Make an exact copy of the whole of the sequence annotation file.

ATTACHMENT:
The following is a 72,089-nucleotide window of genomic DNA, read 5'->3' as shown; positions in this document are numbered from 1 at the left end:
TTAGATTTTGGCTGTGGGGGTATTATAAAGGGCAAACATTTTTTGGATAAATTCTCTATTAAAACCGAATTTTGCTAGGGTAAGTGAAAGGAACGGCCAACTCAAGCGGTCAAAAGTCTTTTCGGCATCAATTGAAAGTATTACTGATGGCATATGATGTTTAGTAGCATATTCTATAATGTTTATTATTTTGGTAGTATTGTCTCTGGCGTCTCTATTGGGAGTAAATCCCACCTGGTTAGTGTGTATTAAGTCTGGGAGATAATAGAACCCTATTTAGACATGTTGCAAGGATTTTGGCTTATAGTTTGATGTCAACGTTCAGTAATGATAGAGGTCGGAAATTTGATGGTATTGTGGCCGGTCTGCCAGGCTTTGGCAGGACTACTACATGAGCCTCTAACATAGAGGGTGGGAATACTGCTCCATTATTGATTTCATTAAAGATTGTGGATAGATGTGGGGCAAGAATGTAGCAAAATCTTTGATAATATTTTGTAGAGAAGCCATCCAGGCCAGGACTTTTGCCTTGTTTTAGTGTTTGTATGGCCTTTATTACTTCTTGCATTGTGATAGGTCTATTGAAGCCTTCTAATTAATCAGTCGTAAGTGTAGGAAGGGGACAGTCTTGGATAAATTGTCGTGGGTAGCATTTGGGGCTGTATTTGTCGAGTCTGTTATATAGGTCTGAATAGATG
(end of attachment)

The following is a 72,089-nucleotide window of genomic DNA, read 5'->3' as shown; positions in this document are numbered from 1 at the left end:
TTAGATTTTGGCTGTGGGGGTATTATAAAGGGCAAACATTTTTTGGATAAATTCTCTATTAAAACCGAATTTTGCTAGGGTAAGTGAAAGGAACGGCCAACTCAAGCGGTCAAAAGTCTTTTCGGCATCAATTGAAAGTATTACTGATGGCATATGATGTTTAGTAGCATATTCTATAATGTTTATTATTTTGGTAGTATTGTCTCTGGCGTCTCTATTGGGAGTAAATCCCACCTGGTTAGTGTGTATTAAGTCTGGGAGATAATAGAACCCTATTTAGACATGTTGCAAGGATTTTGGCTTATAGTTTGATGTCAACGTTCAGTAATGATAGAGGTCGGAAATTTGATGGTATTGTGGCCGGTCTGCCAGGCTTTGGCAGGACTACTACATGAGCCTCTAACATAGAGGGTGGGAATACTGCTCCATTATTGATTTCATTAAAGATTGTGGATAGATGTGGGGCAAGAATGTAGCAAAATCTTTGATAATATTTTGTAGAGAAGCCATCCAGGCCAGGACTTTTGCCTTGTTTTAGTGTTTGTATGGCCTTTATTACTTCTTGCATTGTGATAGGTCTATTGAAGCCTTCTAATTAATCAGTCGTAAGTGTAGGAAGGGGACAGTCTTGGATAAATTGTCGTGGGTAGCATTTGGGGCTGTATTTGTCGAGTCTGTTATATAGGTCTGAATAGATG